Love And Love In Shakespeare's Sonnet 18 By William Shakespeare

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- William Shakespeare is a poet who write this poem, he was born in 1564. He is widely regarded as the greatest English writer of all time, and wrote 154 sonnets, he was a very dynamic playwright and writer. He enjoyed history which was shown through his writing. He excelled at writing many kinds of different genres of plays. This poem (sonnet 18) is devoted to praising a friend or lover, traditionally known as the 'fair youth', the sonnet itself a guarantee that this person's beauty will be sustained. Even death will be silenced because the lines of verse will be read by future generations, when speaker and poet and lover are no more, keeping the fair image alive through the power of verse.
The main theme in this poem is the stability or immortality of love and beauty, In the first 4 lines (quatrain), Shakespeare asks if he should compare his loved one - to a summer's day. The obvious answer would seem to be that he should, but in fact he does not. He goes on to say that his beloved is more lovely and more temperate than such a beautiful day. In the next quatrain, the poet says the summer can be too hot or cloudy and says that beauty will fade as nature changes. In the third quatrain the poet says his lover will not change but actually become an eternal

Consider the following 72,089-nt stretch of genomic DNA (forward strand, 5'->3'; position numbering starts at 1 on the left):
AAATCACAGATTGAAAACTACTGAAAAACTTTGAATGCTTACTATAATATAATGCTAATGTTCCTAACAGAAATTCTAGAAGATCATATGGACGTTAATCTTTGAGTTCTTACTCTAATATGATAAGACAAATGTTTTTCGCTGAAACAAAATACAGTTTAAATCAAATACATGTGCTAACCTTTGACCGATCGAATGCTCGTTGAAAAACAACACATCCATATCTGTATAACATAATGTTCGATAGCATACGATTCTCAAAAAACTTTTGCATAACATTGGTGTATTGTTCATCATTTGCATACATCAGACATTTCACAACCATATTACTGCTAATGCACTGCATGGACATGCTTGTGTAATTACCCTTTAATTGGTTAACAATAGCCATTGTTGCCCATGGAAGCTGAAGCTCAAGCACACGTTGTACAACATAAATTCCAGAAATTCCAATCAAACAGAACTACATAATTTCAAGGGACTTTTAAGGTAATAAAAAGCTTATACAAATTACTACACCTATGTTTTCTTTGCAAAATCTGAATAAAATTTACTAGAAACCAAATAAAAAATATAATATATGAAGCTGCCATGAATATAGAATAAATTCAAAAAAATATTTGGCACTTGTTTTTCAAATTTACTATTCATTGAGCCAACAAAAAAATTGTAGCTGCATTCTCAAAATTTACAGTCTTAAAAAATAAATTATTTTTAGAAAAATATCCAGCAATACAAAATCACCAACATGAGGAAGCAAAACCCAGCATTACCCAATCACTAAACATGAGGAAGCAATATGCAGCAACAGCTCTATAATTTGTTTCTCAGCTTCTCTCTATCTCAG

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The lover will not lose ‘his’ beauty and will not die, also the poet is using a grafting metaphor to join parts of two plants together with cords so that they grow as one. Thus, the beloved becomes immortal grafted to time with the poet's cords. The sonnet ends with a couplet (two lines) The immortality of love and beauty through poetry provides the speaker with his beloved’s eternal summer. Though they might die and be lost to time, the poem will survive, will be spoken of, will live on when they do not. Thus, through the words, his beloved’s beauty will also live
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